Stolidity. Canons all across this deck are known for it. Visions of unchanging texts, however, tend to be false perceptions. Even the canon of the Bible differs, depending on who you talk to. So it is to be applauded, I suspect, that the Episcopal Church is planning to revise the Book of Common Prayer. The last revision was 1979, and before that, 1928. This schedule should be telling you something—the BCP, or simply “Prayerbook” as it’s commonly called, was never a changeless canon. We mere mortals rely on experts to change the words by which the Almighty is approached, and although Episcopalians are thin on the ground in this country, world-wide they’re a formidable sect. They’re united mainly by their commitment to the BCP. And with good reason.
The days of the British Empire are long gone, but when it ruled the waves (and even before) this island state contributed a number of religious elements to the world. The Prayerbook was born out of struggles with Rome for secular power disguised as sacred. We try to live with a fiction of separation, but churches and states have always had mutual influence—just consider the way secular Trump has changed Christianity and you’ll see. The BCP was to define English Christianity and in doing so became a Scripture in its own right (or rite). Phrases from the Book of Common Prayer pepper the English language so as to rival the Good Book itself. When church attendance was an expectation, you couldn’t help but internalize it.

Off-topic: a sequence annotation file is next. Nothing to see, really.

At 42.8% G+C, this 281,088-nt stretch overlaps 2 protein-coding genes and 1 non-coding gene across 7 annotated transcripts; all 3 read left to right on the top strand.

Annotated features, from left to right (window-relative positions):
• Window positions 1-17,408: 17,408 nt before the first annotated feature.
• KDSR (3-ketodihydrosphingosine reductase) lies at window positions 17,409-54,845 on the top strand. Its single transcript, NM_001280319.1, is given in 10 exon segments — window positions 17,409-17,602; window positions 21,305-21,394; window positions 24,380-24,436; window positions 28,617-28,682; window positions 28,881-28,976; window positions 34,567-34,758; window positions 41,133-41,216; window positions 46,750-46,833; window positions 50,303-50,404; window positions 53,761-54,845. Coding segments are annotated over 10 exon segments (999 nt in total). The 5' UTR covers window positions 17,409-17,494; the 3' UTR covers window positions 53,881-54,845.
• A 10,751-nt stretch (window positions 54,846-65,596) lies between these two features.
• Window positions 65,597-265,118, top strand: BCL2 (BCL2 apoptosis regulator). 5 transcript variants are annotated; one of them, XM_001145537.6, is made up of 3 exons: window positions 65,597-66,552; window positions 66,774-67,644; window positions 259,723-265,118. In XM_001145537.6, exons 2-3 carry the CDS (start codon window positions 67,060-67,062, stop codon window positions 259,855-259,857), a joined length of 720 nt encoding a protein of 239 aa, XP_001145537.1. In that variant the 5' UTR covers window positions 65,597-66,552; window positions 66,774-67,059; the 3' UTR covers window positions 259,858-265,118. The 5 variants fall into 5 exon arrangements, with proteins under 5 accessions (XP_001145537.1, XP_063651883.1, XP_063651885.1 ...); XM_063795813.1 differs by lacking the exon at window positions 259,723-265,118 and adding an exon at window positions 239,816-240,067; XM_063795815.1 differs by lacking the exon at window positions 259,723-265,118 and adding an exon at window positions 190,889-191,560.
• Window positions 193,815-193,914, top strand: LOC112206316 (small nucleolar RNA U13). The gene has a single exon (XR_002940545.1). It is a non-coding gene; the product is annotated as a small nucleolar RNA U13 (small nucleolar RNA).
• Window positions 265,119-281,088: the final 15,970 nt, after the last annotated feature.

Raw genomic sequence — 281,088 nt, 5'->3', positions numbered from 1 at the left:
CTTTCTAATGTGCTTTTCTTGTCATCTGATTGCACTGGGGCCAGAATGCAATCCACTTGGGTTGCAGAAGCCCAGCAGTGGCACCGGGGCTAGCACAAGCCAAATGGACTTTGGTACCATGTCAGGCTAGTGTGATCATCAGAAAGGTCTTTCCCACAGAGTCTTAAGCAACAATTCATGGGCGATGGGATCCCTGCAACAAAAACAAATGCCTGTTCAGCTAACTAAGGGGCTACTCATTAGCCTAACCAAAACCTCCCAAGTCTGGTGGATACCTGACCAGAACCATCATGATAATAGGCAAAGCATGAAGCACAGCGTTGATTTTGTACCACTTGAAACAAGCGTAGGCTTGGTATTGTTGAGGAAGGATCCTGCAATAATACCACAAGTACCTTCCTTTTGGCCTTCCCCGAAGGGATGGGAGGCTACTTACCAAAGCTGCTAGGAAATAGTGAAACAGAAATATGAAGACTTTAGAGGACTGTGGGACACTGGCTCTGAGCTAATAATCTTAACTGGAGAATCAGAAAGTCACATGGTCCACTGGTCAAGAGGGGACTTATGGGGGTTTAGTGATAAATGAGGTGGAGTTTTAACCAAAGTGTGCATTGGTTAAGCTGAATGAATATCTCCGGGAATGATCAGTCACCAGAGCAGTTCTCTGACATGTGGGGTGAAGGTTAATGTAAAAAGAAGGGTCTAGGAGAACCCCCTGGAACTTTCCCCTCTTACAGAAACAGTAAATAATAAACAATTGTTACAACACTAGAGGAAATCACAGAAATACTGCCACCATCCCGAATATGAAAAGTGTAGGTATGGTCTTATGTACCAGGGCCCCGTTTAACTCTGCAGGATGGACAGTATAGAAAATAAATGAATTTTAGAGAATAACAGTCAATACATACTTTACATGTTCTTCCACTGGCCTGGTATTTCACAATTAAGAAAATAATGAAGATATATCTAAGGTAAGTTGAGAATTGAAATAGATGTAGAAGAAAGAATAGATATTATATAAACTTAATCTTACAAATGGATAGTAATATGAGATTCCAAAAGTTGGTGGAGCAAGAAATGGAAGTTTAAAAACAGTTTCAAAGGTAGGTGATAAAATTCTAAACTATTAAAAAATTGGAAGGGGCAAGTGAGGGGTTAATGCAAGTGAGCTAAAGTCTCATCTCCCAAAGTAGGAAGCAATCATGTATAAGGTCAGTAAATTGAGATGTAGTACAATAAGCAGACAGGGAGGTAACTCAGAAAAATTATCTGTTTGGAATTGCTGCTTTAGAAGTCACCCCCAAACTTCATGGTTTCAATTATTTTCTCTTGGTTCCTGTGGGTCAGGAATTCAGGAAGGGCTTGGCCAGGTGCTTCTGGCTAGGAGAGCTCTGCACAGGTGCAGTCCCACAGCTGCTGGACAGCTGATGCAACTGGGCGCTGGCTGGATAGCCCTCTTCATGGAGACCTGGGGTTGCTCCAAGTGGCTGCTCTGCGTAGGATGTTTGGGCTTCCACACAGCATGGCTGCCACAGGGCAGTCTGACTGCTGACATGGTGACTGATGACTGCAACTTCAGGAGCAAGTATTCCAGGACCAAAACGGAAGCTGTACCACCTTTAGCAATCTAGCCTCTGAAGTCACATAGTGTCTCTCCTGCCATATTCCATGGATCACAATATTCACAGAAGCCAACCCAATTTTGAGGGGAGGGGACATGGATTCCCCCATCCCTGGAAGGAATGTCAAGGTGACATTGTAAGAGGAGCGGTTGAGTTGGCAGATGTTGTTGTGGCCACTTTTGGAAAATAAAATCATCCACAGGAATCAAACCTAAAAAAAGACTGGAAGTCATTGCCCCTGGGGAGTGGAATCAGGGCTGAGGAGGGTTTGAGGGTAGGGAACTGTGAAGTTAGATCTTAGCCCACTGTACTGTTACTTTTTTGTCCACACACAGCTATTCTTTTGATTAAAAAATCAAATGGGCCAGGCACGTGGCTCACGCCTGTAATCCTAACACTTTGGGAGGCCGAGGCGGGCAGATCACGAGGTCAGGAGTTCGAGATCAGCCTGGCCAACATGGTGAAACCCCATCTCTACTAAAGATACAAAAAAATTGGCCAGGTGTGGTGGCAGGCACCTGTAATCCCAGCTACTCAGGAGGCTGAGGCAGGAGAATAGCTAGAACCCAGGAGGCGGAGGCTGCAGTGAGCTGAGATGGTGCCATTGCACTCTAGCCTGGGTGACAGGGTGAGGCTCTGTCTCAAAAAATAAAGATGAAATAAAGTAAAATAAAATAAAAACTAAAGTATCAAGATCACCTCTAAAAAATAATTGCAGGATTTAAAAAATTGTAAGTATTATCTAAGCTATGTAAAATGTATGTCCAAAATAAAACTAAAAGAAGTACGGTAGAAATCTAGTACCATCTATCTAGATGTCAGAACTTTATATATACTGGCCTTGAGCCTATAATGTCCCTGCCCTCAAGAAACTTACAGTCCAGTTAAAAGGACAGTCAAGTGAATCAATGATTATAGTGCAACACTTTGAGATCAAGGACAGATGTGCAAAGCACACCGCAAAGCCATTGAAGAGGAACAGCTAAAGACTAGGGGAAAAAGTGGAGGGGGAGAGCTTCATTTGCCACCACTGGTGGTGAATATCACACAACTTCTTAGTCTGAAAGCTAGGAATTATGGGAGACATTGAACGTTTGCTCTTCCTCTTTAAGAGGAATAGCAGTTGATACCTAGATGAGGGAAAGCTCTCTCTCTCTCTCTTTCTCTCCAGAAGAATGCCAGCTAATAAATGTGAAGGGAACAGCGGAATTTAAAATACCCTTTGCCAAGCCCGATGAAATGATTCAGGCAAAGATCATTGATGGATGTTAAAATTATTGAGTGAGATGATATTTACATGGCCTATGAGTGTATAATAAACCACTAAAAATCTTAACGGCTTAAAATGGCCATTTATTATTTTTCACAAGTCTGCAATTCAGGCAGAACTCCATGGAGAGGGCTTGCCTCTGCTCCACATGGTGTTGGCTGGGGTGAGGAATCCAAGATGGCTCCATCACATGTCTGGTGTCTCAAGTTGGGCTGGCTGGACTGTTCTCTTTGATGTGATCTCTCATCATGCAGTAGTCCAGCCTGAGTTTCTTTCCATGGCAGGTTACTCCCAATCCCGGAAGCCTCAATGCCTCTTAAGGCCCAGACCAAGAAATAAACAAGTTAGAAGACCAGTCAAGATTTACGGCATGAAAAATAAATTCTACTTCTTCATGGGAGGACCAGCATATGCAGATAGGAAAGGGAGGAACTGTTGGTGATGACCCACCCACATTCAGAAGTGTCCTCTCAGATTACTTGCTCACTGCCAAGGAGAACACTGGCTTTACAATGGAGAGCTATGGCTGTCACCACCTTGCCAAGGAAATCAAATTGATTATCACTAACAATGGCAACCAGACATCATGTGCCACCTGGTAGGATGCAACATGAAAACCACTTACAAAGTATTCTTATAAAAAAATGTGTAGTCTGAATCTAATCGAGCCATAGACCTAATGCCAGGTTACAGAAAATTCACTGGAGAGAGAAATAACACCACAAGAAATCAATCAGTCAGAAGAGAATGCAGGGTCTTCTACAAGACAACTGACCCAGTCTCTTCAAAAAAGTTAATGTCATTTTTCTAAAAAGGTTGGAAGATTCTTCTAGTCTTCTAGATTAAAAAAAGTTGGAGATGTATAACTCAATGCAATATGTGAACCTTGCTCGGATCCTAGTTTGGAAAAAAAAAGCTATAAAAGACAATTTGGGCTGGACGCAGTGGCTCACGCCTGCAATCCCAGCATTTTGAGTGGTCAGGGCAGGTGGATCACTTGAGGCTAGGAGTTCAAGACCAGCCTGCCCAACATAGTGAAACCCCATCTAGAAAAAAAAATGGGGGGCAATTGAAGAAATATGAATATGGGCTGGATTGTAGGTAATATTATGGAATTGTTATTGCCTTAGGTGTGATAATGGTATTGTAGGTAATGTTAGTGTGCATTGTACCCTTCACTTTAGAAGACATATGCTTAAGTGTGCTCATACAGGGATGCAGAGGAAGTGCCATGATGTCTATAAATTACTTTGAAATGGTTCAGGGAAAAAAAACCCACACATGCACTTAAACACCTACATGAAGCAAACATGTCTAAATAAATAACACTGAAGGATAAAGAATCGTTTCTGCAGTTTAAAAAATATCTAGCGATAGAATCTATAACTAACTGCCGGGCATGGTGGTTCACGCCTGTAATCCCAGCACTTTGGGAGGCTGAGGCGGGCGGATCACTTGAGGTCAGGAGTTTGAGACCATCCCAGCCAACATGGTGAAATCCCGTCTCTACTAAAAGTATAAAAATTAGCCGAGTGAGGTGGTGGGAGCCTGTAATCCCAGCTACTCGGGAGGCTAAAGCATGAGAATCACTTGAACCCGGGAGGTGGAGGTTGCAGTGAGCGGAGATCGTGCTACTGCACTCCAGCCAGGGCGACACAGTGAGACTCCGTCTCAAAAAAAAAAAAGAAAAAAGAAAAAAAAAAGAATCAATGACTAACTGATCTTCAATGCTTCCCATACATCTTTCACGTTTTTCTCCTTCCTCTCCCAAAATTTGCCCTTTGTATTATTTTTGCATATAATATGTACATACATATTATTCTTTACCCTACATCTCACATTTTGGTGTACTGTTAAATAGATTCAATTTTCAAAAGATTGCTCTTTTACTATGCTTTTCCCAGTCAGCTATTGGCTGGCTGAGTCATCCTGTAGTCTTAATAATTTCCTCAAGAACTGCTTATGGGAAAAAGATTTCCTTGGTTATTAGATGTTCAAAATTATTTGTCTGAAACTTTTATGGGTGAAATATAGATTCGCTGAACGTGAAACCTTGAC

A certain seminary, nameless here forevermore, will not be pleased with such change. When I taught there many still clung to the 1928, claiming the church had erred (a strange position for someone in a voluntary organization and who vows to support its decisions) by adding “inclusive language” in the ’79. This, they averred, was a man’s religion. And they meant biological males. Stolid. Or perhaps stale. Like the fiction of unchanging canons, the myth of the rational male hierarchy exists only to be exploded. The two longest reigning British monarchs have been queens, after all. World wars tend to be the legacy of male rulers. So, although a tiny seminary in the woods of Wisconsin will likely rage, the BCP could use a bit of a makeover. The world has changed substantially since the 1970s. Mainline churches have been steadily shrinking and redefinition with a declining financial base makes good sense. “This is another day, O Lord. I know not what it will bring forth, but make me ready, Lord, for whatever it may be.” Even if it be changing canons.